The siding company is having to redo the installation of my siding. I know the wrap underneath the siding that will be removed will end up having lots of holes after the planks are removed. The installer is planning to put up HardieWrap. I originally had paid extra (5 years ago) to have them install Dow Weathermate Plus house wrap. The installer is paying for all of the materials this time.

  1. Would it cause a breathability problem to double wrap a house?

  2. How does HardieWrap compare to other products on the market?

They said they can put the new wrap over the Weather mate Plus or tear it off. I am concerned about a breathability problem if I let them install it over the top of the other wrap, but I don't have confidence in the new product because it is fairly new on the market and I cannot find much information on it comparing it to other products like DuPont Tyvek. I was just told that the company has already ordered the materials and is coming this Tues.

What is the recommendation on HardieWrap? I know their siding has a great reputation, but is their wrap adequately tested?

3 Answers 3


There is no problem with doing this. Housewrap is "breathable" by design so you won't trap moisture anywhere. You could build a wall with ten layers of housewrap and it would be more durable, not less.

Regardless of how many layers you have, it's critically important to make sure your windows and doors are properly flashed to the outermost layer slash the one with the most integrity. When the installers complete this work, don't let them get away without re-flashing all your windows and doors to the new layer of housewrap.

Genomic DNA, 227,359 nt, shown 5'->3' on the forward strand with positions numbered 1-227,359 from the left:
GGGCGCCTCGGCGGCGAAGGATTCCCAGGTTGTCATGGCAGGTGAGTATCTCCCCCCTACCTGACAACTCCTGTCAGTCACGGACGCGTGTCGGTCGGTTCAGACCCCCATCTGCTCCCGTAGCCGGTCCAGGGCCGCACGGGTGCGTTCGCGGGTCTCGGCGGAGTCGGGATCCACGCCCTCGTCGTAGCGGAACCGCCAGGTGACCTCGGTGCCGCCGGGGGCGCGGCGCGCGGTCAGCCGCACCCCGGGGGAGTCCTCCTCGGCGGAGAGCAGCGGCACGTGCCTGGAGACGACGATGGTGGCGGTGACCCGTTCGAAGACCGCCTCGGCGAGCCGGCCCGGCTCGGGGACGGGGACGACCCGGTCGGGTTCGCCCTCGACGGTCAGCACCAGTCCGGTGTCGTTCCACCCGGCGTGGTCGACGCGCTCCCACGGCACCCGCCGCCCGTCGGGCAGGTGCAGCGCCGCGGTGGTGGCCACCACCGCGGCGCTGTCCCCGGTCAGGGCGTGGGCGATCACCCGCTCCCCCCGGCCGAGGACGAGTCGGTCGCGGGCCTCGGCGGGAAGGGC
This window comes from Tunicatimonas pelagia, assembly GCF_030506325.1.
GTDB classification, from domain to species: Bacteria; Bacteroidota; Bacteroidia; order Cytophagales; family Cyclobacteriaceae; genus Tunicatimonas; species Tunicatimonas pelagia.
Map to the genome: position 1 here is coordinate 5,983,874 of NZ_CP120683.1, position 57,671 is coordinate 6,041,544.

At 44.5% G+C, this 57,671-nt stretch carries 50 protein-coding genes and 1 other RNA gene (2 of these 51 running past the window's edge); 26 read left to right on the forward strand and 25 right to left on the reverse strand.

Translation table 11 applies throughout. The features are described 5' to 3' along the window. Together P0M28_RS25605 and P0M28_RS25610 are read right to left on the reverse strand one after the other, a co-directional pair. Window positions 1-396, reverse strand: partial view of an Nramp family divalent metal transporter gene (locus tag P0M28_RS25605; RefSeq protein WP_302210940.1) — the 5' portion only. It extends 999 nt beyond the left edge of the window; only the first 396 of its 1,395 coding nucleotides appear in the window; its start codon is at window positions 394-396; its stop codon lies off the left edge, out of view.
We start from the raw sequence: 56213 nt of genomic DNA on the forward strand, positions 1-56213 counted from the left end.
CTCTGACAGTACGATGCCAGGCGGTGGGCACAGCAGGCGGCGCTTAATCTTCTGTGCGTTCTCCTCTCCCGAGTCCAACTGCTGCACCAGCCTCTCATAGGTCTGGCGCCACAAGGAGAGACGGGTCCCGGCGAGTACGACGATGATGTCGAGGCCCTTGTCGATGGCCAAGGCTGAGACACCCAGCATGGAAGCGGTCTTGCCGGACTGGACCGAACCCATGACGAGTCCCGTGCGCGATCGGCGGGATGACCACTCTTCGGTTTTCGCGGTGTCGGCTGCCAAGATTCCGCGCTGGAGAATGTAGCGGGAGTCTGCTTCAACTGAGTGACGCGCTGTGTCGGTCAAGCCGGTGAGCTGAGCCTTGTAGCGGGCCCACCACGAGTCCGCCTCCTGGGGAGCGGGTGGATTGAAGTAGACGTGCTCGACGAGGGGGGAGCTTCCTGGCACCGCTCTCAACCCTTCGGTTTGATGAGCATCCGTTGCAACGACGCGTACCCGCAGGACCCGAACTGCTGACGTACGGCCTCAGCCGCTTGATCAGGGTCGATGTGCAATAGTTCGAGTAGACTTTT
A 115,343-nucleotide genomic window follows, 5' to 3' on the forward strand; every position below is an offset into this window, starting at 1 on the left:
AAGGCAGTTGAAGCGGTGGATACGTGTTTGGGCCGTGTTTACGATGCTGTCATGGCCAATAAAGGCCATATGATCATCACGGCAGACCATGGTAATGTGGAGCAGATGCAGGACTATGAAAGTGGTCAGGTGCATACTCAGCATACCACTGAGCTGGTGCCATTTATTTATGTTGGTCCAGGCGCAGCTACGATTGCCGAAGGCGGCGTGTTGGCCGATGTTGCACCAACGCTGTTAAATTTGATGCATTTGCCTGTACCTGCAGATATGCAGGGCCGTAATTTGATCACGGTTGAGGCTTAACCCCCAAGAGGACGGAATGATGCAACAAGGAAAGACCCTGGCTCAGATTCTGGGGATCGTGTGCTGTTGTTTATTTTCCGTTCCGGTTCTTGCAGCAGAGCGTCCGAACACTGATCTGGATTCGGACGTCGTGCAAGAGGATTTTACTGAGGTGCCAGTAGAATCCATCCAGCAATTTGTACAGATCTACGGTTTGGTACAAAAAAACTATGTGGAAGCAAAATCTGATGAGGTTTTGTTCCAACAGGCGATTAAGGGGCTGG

• 1
    One caveat: what you say is true as long as all the housewrap is on the outside of the insulation -- housewrap on the inside of the insulation leads to condensation and eventually mold when you turn the A/C on. Commented Jan 17, 2016 at 2:00
  • I have never heard of anybody being so foolish to put housewrap on the inside, under the drywall. What would be the point? You may be thinking of poly vapor barriers, which are indeed a bad idea because they are vapor-impermeable--unlike housewrap.
    – iLikeDirt
    Commented Jan 17, 2016 at 2:43
  • There are people up in the frozen north who put their plastic on the inside of the insulation, yes... Commented Jan 17, 2016 at 2:49
  • Poly inside, housewrap outside. We have plenty of humidity and air conditioning in Minnesota, and mold isn't a problem in most cases not related to damp basements. It certainly doesn't cause condensation on the drywall or inside the walls.
    – isherwood
    Commented Jan 17, 2016 at 3:49
  • 2
    It will if you keep the poly in the wall and apply stucco over a single layer of tar paper in those climates! This actually happened in that region. buildingscience.com/documents/insights/… greenbuildingadvisor.com/blogs/dept/musings/…
    – iLikeDirt
    Commented Jan 17, 2016 at 4:50

Hardie products are good quality in general. As a long-time builder and carpenter I'd have no concerns about using it (in accordance with their literature).

Here's a study that seems to indicate that two layers of housewrap should be the standard. To me, that says that adding a second layer won't cause problems. That said, they're disparate products, and it can't be said for certain how they'll react to each other. I'd consider giving Hardie a call and asking them about it.


Dupont specifically says that covering old Tyvek with TYVEK is ok. I think the verbiage was "as long as it's Tyvek". Could be covering tail, but worth heeding, IMO.

  • 2
    Do you have a source document you could link to for that?
    – isherwood
    Commented Dec 19, 2017 at 1:44

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